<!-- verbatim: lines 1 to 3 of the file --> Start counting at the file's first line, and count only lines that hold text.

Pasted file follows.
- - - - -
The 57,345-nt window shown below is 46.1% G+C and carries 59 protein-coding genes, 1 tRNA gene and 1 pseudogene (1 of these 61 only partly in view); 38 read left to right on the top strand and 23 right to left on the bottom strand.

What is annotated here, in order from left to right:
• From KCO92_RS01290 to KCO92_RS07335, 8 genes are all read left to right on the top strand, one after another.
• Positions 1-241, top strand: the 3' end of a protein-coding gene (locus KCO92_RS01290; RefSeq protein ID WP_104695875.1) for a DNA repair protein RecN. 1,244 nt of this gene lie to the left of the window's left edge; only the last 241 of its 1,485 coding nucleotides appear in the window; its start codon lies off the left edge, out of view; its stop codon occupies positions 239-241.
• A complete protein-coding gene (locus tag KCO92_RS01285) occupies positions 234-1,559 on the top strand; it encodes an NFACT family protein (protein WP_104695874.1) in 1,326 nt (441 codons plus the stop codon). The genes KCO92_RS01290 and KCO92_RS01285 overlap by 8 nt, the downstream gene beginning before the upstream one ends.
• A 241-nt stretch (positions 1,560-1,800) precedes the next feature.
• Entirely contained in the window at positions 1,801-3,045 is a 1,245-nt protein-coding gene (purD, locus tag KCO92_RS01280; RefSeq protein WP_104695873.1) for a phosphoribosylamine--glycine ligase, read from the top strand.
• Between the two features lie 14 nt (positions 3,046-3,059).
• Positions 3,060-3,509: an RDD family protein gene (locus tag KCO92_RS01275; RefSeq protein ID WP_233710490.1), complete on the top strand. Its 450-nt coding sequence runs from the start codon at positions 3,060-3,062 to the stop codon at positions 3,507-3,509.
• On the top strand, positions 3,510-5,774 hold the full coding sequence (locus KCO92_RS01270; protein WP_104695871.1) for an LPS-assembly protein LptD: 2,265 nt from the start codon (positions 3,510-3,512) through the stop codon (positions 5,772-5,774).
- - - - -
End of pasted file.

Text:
The 57,345-nt window shown below is 46.1% G+C and carries 59 protein-coding genes, 1 tRNA gene and 1 pseudogene (1 of these 61 only partly in view); 38 read left to right on the top strand and 23 right to left on the bottom strand.

What is annotated here, in order from left to right:
• From KCO92_RS01290 to KCO92_RS07335, 8 genes are all read left to right on the top strand, one after another.